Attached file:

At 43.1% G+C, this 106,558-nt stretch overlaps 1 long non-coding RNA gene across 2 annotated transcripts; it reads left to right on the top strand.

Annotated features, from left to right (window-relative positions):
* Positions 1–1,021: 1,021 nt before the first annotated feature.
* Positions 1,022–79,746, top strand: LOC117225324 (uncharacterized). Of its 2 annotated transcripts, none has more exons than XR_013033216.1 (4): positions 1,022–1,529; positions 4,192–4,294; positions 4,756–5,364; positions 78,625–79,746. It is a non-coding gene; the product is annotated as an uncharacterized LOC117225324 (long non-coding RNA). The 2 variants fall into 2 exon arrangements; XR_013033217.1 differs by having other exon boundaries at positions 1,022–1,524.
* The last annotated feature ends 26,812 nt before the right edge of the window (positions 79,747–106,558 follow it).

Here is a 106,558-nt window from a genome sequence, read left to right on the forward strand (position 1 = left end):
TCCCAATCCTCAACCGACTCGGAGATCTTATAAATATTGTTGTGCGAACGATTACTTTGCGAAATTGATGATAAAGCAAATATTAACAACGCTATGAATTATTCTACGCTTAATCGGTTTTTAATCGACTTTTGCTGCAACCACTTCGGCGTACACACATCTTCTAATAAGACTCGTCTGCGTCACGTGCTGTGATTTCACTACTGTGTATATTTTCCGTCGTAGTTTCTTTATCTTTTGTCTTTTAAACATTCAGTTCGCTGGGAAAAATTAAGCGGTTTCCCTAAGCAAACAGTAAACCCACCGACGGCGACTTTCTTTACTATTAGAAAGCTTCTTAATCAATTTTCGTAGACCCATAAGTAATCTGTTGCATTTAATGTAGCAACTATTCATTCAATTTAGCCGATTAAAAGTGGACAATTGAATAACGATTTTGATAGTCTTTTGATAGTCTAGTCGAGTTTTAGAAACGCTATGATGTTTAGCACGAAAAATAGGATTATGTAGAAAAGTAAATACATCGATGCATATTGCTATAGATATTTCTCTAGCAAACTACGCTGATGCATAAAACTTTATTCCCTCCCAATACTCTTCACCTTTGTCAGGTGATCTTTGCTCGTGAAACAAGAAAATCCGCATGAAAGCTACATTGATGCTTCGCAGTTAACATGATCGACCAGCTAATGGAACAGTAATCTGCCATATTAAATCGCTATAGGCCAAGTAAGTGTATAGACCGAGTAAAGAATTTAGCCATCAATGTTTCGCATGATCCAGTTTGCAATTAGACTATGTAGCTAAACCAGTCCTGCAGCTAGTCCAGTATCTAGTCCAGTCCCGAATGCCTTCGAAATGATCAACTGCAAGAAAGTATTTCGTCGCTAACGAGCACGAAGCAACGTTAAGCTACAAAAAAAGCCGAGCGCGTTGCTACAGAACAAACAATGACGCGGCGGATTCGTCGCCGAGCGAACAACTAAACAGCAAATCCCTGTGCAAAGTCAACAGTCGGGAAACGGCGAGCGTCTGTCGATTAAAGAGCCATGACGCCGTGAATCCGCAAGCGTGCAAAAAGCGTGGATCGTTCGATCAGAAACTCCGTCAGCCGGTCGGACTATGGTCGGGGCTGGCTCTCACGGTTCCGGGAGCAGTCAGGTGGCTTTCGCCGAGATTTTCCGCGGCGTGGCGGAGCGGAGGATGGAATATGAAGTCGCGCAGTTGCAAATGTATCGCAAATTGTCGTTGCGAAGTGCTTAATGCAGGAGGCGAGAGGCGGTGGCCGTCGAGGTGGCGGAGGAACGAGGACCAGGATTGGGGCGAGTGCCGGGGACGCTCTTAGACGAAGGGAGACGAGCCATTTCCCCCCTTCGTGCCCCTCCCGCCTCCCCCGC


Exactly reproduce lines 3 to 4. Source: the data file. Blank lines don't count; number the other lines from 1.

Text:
* Positions 1–1,021: 1,021 nt before the first annotated feature.
* Positions 1,022–79,746, top strand: LOC117225324 (uncharacterized). Of its 2 annotated transcripts, none has more exons than XR_013033216.1 (4): positions 1,022–1,529; positions 4,192–4,294; positions 4,756–5,364; positions 78,625–79,746. It is a non-coding gene; the product is annotated as an uncharacterized LOC117225324 (long non-coding RNA). The 2 variants fall into 2 exon arrangements; XR_013033217.1 differs by having other exon boundaries at positions 1,022–1,524.